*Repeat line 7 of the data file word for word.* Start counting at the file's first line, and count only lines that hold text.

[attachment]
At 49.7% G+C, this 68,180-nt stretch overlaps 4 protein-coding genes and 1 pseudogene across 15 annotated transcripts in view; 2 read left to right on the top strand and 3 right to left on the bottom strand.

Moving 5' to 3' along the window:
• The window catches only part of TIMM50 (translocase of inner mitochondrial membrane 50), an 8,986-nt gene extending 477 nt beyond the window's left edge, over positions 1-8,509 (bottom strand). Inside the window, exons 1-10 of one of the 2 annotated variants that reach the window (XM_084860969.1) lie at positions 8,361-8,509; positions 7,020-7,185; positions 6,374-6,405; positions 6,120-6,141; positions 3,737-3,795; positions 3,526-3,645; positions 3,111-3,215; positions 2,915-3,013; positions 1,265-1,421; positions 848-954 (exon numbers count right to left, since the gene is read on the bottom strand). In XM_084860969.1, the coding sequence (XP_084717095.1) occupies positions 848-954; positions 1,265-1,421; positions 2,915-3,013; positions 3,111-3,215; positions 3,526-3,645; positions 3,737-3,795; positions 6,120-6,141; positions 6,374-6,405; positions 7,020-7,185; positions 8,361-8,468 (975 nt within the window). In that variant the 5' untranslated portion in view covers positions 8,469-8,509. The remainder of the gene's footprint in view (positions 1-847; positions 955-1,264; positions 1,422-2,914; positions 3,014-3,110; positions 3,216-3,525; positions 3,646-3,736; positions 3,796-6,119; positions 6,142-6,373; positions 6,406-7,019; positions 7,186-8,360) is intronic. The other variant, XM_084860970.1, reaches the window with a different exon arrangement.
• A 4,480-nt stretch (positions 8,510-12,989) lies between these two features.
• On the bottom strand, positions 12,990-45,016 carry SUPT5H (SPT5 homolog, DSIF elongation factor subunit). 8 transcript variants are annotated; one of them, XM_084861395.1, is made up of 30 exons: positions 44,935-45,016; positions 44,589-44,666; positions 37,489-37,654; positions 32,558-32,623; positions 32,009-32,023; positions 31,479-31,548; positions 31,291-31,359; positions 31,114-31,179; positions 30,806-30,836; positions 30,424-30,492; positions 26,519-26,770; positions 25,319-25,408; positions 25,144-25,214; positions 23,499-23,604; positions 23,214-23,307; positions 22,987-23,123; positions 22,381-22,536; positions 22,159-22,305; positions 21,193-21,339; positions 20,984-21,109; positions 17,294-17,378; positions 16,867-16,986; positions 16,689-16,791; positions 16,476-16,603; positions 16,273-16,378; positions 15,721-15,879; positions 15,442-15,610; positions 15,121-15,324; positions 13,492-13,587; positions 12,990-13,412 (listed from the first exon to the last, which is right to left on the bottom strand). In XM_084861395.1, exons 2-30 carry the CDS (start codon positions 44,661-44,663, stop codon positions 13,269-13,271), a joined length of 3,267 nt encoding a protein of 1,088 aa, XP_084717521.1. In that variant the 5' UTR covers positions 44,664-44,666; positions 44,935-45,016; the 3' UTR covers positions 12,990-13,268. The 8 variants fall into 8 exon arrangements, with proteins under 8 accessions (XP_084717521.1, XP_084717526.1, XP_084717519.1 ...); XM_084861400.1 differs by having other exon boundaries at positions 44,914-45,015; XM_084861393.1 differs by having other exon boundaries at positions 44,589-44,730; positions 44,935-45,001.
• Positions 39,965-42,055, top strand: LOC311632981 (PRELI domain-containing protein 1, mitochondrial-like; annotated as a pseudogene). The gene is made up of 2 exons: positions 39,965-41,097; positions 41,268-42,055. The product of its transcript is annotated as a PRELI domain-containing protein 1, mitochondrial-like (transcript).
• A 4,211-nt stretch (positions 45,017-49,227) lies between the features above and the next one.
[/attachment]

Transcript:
• A 4,211-nt stretch (positions 45,017-49,227) lies between the features above and the next one.